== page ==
The Writers Guild of America’s current work stoppage is not the first writers’ strike. Back in 1988, the WGA went out for five months and there were strikes back in 1960 and 1973 as well. But the history of such labor disputes doesn’t end there. Writers have been striking for centuries as evidenced by these past walkouts:
The world’s premier literary capital was in turmoil thanks to a strike by British playwrights and novelists. London theaters had no new productions and newspapers had to cease their latest serializations of popular novels. The writing community was looking to achieve at least some of the profits being realized from the translation of their works to such emerging technologies as stereoscopes and "moving pictures." With the likes of Charles Dickens, George Eliot, Lewis Carroll and Edward George Bulwer-Lytton walking the picket line, well-to-do Londoners had to make do with observing everyday life for their daily entertainment, what soon came to be known as "reality shows." Attempts to bring in outside strikebreakers like Henry James and Mark Twain failed when it was discovered that they did not employ the Queen’s English.
A little known labor dispute hit much of Europe almost 600 years ago. Tired of inadequate pay for repeatedly transcribing copies of the Bible, hundreds of monks participated in a three-day sit-down and work stoppage. The main point of contention was the scribes’ demand for residuals on sales of illuminated Bibles. The dispute came to a quick and unsuccessful end with the invention of movable type by noted German scab Johannes Gutenberg.
Athens 427 B.C.
The wordsmiths of ancient Athens almost brought the city state to its knees back in 427 B.C. when most toga-clad writers walked off the job for over a week. Outdoor theaters immediately went dark and early evening comedy clubs had to close with such noted authors as Aristonphanes, Sophocles and Euripides walking the line. The writers were seeking compensation for the reproduction of their works on new media such as scrolls and parchment. The strike abruptly ended when theater owners quickly realized there were not yet any copyright laws to prevent them from using existing works over and over again without compensation.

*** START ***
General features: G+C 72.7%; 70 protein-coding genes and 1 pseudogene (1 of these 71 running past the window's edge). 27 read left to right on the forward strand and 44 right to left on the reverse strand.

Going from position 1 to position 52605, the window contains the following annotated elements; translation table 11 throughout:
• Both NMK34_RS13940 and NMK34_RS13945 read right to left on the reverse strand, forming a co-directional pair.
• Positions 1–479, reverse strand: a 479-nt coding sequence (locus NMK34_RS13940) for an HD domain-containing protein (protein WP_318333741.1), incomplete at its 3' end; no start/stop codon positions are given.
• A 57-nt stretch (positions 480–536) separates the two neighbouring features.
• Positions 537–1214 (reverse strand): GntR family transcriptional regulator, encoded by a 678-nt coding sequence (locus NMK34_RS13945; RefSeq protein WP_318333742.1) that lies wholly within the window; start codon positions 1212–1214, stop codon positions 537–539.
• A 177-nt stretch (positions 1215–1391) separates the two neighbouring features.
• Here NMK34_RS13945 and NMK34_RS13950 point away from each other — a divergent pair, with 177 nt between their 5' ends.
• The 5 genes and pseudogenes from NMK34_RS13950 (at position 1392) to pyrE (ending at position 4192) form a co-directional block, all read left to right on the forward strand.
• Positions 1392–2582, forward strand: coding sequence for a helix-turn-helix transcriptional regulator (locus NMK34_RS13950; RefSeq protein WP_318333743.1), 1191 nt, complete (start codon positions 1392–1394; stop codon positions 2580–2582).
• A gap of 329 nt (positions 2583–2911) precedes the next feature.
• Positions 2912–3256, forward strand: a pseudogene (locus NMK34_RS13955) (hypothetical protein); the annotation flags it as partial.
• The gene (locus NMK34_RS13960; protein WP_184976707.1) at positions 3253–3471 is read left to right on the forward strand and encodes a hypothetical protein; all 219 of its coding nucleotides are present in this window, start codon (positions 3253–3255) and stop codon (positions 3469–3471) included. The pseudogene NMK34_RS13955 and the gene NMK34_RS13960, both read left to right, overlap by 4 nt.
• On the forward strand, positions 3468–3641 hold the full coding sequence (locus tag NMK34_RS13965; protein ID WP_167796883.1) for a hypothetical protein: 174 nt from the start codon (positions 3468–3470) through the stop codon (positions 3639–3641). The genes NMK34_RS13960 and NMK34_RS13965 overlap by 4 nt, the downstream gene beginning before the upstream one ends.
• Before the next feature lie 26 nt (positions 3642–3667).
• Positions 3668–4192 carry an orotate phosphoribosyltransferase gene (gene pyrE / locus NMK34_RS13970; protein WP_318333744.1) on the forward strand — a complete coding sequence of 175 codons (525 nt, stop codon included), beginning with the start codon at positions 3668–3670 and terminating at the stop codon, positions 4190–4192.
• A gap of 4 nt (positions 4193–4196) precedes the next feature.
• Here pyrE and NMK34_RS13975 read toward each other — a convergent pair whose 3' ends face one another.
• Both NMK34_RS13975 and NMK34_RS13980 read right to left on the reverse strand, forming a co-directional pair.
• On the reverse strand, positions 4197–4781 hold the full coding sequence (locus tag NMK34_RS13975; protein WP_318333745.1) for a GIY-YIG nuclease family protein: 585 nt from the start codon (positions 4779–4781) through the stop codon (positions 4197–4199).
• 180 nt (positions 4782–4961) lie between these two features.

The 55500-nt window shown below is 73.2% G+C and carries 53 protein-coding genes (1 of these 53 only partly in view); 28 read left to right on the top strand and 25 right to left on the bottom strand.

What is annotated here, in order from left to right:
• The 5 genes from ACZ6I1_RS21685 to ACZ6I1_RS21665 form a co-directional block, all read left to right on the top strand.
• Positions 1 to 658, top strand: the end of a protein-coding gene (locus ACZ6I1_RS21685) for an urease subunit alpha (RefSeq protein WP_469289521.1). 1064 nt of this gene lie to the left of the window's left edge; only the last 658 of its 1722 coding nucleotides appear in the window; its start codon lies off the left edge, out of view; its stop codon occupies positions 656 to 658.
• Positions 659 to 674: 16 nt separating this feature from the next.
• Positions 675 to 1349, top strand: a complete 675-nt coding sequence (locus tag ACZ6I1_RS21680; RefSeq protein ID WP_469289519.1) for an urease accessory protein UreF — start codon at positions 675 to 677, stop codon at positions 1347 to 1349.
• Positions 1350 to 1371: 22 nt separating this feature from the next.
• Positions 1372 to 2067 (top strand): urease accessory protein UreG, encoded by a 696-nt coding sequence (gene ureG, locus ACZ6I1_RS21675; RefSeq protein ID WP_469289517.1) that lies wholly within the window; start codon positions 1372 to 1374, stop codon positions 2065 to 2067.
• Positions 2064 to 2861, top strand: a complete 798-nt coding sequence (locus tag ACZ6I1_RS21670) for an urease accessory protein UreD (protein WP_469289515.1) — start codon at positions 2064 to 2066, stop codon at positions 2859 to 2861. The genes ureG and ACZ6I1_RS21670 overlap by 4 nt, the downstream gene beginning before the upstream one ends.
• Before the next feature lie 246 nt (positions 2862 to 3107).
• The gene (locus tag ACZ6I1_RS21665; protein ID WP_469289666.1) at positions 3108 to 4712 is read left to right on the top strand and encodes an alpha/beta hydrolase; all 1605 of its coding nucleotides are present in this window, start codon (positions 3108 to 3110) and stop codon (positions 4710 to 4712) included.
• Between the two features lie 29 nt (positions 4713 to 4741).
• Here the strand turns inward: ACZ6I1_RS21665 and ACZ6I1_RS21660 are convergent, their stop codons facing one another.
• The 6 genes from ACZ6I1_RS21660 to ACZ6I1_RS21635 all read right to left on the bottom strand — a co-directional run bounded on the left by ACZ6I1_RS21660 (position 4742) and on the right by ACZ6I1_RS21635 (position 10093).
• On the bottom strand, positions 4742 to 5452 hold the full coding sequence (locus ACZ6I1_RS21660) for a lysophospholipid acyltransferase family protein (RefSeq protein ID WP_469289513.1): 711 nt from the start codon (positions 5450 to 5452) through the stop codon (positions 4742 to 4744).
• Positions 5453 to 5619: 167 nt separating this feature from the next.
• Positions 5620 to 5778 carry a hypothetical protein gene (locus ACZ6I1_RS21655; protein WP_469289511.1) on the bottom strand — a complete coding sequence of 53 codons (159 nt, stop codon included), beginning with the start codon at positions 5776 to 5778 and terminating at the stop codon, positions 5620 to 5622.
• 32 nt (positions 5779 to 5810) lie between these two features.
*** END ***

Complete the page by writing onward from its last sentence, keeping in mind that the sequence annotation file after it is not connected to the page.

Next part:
Mesopotamia 1725 B.C.
From the Code of Hammurabi to the latest standup routine at Babylon’s Catch a Rising Star comedy club, Mesopotamians relied on the stylus-formed scribblings of local writers. Much of the business and cultural life of the area briefly came to a halt in early 1725 B.C. when the scribes went on strike for more pay and a higher share of the royalties on reissued cuneiform tablets. Sadly, no progress was made as the strike ended on the second day when Hammurabi had half the writers beheaded.
The Olduvai Gorge 1,000,000 B.C.
A primitive writers’ strike seemed doomed from the start when the two local cave painters quickly realized that no one could read. Attempts to gain fair compensation for all "out-of-cave" production largely fell on deaf ears since no one knew what the "funny guys with colored sticks" were talking about. The work stoppage ceased precipitously when union local president Grok the Elder was trampled by a stampeding mastodon.